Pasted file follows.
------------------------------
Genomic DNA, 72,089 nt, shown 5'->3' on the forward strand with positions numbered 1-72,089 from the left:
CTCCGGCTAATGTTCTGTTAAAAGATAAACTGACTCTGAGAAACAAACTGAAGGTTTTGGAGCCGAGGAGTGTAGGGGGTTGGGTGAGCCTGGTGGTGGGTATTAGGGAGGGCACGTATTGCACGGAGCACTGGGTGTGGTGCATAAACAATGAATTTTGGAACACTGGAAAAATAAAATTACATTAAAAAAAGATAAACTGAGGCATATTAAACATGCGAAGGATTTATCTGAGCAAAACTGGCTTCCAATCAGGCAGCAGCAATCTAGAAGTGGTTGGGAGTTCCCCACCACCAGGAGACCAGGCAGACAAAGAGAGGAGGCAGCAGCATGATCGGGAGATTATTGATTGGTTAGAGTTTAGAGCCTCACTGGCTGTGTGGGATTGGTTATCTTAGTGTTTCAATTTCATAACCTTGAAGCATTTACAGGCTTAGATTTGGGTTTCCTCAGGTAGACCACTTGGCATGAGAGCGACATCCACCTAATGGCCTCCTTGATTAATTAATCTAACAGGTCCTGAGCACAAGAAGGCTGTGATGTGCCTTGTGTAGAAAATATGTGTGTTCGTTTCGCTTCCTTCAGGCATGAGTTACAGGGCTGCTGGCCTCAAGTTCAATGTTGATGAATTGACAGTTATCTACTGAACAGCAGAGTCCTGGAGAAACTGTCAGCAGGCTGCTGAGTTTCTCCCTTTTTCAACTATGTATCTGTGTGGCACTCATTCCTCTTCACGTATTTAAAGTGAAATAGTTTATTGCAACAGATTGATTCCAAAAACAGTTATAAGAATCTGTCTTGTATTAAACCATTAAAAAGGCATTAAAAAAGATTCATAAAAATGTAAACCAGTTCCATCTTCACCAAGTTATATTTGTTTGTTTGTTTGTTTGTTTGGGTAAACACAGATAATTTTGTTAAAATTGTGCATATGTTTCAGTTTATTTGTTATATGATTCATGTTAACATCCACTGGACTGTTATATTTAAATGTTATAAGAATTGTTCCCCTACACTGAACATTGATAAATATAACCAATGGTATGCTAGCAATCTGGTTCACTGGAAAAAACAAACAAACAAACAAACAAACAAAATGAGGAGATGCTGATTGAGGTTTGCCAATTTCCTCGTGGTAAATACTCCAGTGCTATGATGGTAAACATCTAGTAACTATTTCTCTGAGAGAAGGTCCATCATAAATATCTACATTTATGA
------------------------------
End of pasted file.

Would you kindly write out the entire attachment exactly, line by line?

Genomic DNA, 72,089 nt, shown 5'->3' on the forward strand with positions numbered 1-72,089 from the left:
CTCCGGCTAATGTTCTGTTAAAAGATAAACTGACTCTGAGAAACAAACTGAAGGTTTTGGAGCCGAGGAGTGTAGGGGGTTGGGTGAGCCTGGTGGTGGGTATTAGGGAGGGCACGTATTGCACGGAGCACTGGGTGTGGTGCATAAACAATGAATTTTGGAACACTGGAAAAATAAAATTACATTAAAAAAAGATAAACTGAGGCATATTAAACATGCGAAGGATTTATCTGAGCAAAACTGGCTTCCAATCAGGCAGCAGCAATCTAGAAGTGGTTGGGAGTTCCCCACCACCAGGAGACCAGGCAGACAAAGAGAGGAGGCAGCAGCATGATCGGGAGATTATTGATTGGTTAGAGTTTAGAGCCTCACTGGCTGTGTGGGATTGGTTATCTTAGTGTTTCAATTTCATAACCTTGAAGCATTTACAGGCTTAGATTTGGGTTTCCTCAGGTAGACCACTTGGCATGAGAGCGACATCCACCTAATGGCCTCCTTGATTAATTAATCTAACAGGTCCTGAGCACAAGAAGGCTGTGATGTGCCTTGTGTAGAAAATATGTGTGTTCGTTTCGCTTCCTTCAGGCATGAGTTACAGGGCTGCTGGCCTCAAGTTCAATGTTGATGAATTGACAGTTATCTACTGAACAGCAGAGTCCTGGAGAAACTGTCAGCAGGCTGCTGAGTTTCTCCCTTTTTCAACTATGTATCTGTGTGGCACTCATTCCTCTTCACGTATTTAAAGTGAAATAGTTTATTGCAACAGATTGATTCCAAAAACAGTTATAAGAATCTGTCTTGTATTAAACCATTAAAAAGGCATTAAAAAAGATTCATAAAAATGTAAACCAGTTCCATCTTCACCAAGTTATATTTGTTTGTTTGTTTGTTTGTTTGGGTAAACACAGATAATTTTGTTAAAATTGTGCATATGTTTCAGTTTATTTGTTATATGATTCATGTTAACATCCACTGGACTGTTATATTTAAATGTTATAAGAATTGTTCCCCTACACTGAACATTGATAAATATAACCAATGGTATGCTAGCAATCTGGTTCACTGGAAAAAACAAACAAACAAACAAACAAACAAAATGAGGAGATGCTGATTGAGGTTTGCCAATTTCCTCGTGGTAAATACTCCAGTGCTATGATGGTAAACATCTAGTAACTATTTCTCTGAGAGAAGGTCCATCATAAATATCTACATTTATGA